January 25, 2010

Update on the Rector and Export Post Office Suspensions



     NOTE: Below is the January 13, 2010, updated information on the Postal Regulatory Commission’s public inquiry, Docket No. P12010-1.

     Two Westmoreland County, Pennsylvania, communities are experiencing a problem common to many communities across our country: the suspension of local United States Postal Services. Both the Rector Post Office and the Export Post Office were closed when their building landlords refused to renew the Postal Service lease.

     Rector’s post office was located in a front room of a private home on Rt. 381 for 107 ½ years before it closed on August 27, 2005. The current owner of the house, Ida Ankney Tenney, was unwilling to sign the required twenty-year lease. By signing the lease, the post office facility would remain on the premises even if the family decided to sell the home.

     Export’s Kennedy Avenue postal facility closed its doors on June 26, 2008, after the owner of the building in which it was located decided not to negotiate a new lease. Arthur Spagnol, who owned the building since 1962, claimed it was too expensive to make the renovations the Postal Service wanted.

     Betty Eichler, a retired postmaster involved with the national group, maintains that post offices can be closed only in the case of an emergency, such as a natural disaster.

     “It’s not right what they’re doing. The Postal Service, in order to get around the law, temporarily suspends an office,” Eichler said. “The people have no rights. There’s nobody they can appeal to. … All I want to do is make them do it the right way.”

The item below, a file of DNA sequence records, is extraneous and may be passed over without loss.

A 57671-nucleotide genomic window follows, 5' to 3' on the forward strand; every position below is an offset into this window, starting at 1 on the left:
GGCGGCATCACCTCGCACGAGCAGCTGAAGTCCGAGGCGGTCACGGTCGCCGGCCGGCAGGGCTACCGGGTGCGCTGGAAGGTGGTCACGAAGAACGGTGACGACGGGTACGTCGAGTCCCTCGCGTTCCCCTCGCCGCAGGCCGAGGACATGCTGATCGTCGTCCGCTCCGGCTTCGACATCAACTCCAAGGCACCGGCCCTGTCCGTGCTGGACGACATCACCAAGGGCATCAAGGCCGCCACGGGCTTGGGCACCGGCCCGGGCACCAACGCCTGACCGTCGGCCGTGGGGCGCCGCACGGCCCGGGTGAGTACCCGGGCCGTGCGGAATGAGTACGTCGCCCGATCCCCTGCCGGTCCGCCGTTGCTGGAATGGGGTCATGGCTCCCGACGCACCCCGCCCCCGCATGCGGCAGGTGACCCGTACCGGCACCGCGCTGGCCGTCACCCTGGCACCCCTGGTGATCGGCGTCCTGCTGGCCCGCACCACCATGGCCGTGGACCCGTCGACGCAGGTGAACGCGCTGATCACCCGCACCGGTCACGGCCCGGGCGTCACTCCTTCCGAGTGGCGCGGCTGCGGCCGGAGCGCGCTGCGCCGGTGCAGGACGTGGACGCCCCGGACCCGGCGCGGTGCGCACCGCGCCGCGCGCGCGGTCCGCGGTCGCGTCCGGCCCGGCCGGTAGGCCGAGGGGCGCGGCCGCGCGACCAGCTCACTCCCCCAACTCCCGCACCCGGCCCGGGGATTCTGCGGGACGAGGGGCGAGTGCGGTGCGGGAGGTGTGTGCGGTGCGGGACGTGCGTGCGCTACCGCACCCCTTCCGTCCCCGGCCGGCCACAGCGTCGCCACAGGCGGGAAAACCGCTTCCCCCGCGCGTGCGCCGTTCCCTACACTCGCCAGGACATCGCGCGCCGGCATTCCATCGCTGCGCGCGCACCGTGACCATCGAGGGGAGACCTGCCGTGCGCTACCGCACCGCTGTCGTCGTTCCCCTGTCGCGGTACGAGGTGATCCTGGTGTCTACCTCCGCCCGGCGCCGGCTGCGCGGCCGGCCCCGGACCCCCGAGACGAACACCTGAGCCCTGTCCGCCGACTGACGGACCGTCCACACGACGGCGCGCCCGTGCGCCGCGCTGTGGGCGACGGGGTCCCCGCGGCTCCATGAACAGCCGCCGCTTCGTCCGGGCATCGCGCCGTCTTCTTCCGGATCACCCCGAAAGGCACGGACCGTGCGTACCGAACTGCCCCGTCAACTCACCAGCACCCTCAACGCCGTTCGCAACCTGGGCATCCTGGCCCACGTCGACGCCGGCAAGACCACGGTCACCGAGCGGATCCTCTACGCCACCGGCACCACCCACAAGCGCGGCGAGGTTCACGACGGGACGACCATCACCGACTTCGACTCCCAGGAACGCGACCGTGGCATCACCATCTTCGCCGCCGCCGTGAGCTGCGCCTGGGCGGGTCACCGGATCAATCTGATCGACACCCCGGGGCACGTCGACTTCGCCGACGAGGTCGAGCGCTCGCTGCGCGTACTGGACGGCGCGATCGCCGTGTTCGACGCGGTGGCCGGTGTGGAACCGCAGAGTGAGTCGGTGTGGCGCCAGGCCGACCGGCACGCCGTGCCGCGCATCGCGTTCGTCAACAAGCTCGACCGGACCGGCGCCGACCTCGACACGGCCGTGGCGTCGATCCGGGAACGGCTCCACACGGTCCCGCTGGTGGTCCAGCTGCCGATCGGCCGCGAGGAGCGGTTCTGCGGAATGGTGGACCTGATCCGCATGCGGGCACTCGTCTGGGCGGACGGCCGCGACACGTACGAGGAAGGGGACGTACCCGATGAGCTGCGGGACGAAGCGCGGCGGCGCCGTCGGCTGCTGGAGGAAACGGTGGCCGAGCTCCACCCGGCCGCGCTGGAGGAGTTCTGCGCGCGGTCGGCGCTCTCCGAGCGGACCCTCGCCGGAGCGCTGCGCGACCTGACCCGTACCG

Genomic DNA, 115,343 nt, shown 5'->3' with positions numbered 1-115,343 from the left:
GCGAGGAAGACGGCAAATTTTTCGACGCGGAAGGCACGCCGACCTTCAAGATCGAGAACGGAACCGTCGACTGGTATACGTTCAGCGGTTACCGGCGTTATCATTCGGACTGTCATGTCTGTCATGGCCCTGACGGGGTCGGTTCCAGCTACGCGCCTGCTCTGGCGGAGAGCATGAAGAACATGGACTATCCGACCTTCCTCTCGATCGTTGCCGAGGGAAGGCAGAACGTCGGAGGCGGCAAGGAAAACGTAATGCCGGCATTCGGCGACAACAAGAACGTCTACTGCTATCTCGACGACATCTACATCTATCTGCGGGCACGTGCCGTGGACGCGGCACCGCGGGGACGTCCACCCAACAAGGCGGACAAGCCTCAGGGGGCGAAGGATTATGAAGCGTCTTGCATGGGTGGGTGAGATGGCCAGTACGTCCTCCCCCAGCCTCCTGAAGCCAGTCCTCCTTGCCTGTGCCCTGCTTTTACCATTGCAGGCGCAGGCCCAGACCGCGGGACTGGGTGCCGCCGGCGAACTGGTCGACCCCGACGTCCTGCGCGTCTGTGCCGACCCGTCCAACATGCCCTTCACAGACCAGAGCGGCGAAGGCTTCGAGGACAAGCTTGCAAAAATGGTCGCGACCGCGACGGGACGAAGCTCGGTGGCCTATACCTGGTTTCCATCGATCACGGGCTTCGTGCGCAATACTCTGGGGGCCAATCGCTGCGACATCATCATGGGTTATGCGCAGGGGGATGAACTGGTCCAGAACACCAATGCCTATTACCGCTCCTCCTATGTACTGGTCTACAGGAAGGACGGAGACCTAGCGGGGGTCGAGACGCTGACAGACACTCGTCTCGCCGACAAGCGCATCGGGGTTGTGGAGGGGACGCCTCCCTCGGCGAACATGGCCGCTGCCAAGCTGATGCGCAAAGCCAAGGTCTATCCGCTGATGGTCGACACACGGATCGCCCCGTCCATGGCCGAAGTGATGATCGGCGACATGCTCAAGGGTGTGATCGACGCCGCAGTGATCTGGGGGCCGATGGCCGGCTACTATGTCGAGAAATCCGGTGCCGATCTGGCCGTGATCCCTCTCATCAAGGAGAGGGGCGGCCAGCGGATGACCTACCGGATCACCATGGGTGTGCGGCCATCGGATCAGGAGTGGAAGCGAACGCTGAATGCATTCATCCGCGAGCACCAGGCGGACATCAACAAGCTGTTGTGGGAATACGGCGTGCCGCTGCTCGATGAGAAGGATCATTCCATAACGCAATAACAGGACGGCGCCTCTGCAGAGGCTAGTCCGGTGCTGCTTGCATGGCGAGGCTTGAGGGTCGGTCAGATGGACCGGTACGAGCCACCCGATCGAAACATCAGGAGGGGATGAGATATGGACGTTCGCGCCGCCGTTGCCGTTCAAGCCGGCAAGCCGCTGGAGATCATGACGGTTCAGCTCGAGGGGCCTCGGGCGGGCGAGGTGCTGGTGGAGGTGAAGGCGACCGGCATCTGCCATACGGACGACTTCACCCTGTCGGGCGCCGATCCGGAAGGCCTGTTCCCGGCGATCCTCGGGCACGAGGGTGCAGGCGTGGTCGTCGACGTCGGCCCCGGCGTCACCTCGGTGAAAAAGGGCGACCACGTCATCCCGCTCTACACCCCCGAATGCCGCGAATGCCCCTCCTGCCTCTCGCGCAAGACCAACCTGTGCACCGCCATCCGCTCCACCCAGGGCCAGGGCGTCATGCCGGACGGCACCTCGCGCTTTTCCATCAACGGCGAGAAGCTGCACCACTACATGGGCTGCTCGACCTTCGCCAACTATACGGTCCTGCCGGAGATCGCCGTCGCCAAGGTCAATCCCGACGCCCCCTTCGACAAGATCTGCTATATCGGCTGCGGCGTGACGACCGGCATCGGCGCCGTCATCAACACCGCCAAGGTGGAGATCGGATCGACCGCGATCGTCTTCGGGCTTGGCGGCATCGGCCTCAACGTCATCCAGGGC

Export’s case has garnered national attention.

(To read the complete story, click on:

Post Office Closings in Rector and Export, Pennsylvania, Mirror a Larger Postal Service Problem

 Or )

      On November 9 the Postal Regulatory Commission in Washington initiated a public inquiry, Docket No. P12010-1,  to investigate the matter.

     “The Commission believes it is not sufficient to simply suspend operations at a post office without promptly developing a plan to reopen or close the existing office.” Kennedy stated.

     Interested persons may provide relevant information and share their views in writing by January 15, 2010 (SEE UPDATE BELOW). Formal statements, to be included in the public record, may be filed online at The Docket is listed at the bottom of the home page.

UPDATE: The January 15 deadline for submitting comments for the public record has been extended to February 16, 2010.

Comments will be posted online for public viewing on the website (scroll to bottom and click on PRC Docket No. P12010-1) until March 18, 2010. 

Comments may be mailed and/or more information found from the Public Representative J. P. Klingenberg using one of the two addresses below:

901 New York Avenue NW

Suite 200

Washington, D. C.  20268-0001


          To file an individual written comment, begin the letter as follows, a direction of Richard Oliver, Public Representative—Dkt. No. P12010-1, U. S. Postal Regulatory Commission:

Office of the Secretary

Postal Regulatory Commission

901 New York Avenue, N. W.

Suite 200

Washington, DC   20268

          Re: Investigation of Suspended Post Offices, Docket No. P12010-1

         Dear Secretary Grove:

                    I am submitting these comments in response to the Commission’s public notice in the referenced proceeding. I request that the Commission grant a waiver of its filing regulations to permit these comments to be written as opposed to electronic form.

(At this point, individuals should begin writing their comments).


The envelope should be addressed as follows:

Office of the Secretary

Postal Regulatory Commission

901 New York Avenue, N. W.

Suite 200

Washington, DC   20268-0001



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